Again thanks, DoN.
P.S. A lot less in the way of responses than I expected, but this looks like a good one, which is what matters.
Reply to
DoN. Nichols
Since OKC is a good size city, have your friend look for tool and die makers in the phone book.
Reply to
Roger Shoaf
greenlee punches are constant-dimension devices calculated to have a very specific shearing clearance between the mating edges when the edges pass across each other and separate the material. do not grind the parallel surfaces - grind ONLY the top edges ONLY /_*only only. *_/if you grind the parallel edges the shearing clearance will be increased and they are likely to either give sloppy cut or jam a lot, if they even will cut. as long as the pass edges are fairly sharp square edges ( do not deburr any grinding areas- these edges want to be as microscopically square as possible unless you are cutting HARD HARD HARD material ( 304-316, high carbon) , the shear will cut - it does NOT need a rake angle. a very small rake angle may help maintain longer cutting action but its a weaker edge. the shear clearance is specific to the gauge (thickness) and tensile characteristics of the metal the device was designed to cut- change the pass clearance and its likely to not work well. btw- its possible to shrink the outer die but thats another story. ((a shear of this type does not CUT in the conventional machine tool sense - , it forces a stress concentration into a very small area and the plastic nature of the metal allows it to move and separate. this concept is the root of much metal-cutting physics in force-operating tools. )))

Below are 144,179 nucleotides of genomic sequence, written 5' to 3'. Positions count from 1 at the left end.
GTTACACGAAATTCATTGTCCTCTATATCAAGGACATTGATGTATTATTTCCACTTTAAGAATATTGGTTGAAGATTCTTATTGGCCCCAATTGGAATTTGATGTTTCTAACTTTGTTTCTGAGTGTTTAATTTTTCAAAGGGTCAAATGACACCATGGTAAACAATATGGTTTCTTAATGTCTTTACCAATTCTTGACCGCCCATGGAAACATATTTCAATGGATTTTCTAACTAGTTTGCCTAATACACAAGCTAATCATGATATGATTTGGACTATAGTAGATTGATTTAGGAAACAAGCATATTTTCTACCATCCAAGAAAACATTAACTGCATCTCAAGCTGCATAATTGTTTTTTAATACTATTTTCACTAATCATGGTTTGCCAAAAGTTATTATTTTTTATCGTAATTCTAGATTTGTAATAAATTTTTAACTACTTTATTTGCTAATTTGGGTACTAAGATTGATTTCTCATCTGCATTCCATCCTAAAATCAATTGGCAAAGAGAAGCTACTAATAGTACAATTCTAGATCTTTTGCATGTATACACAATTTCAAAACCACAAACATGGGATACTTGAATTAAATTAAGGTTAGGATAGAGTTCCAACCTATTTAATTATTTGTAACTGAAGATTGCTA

Reply to
42 electrician
greenlee punches are constant-dimension devices calculated to have a very specific shearing clearance between the mating edges when the edges pass across each other and separate the material. do not grind the parallel surfaces - grind ONLY the top edges ONLY /_*only only. *_/if you grind the parallel edges the shearing clearance will be increased and they are likely to either give sloppy cut or jam a lot, if they even will cut. as long as the pass edges are fairly sharp square edges ( do not deburr any grinding areas- these edges want to be as microscopically square as possible unless you are cutting HARD HARD HARD material ( 304-316, high carbon) , the shear will cut - it does NOT need a rake angle. a very small rake angle may help maintain longer cutting action but its a weaker edge. the shear clearance is specific to the gauge (thickness) and tensile characteristics of the metal the device was designed to cut- change the pass clearance and its likely to not work well. btw- its possible to shrink the outer die but thats another story. ((a shear of this type does not CUT in the conventional machine tool sense - , it forces a stress concentration into a very small area and the plastic nature of the metal allows it to move and separate. this concept is the root of much metal-cutting physics in force-operating tools. )))
Reply to
42 electrician
The OP was 16 years ago.
Reply to
Michael Terrell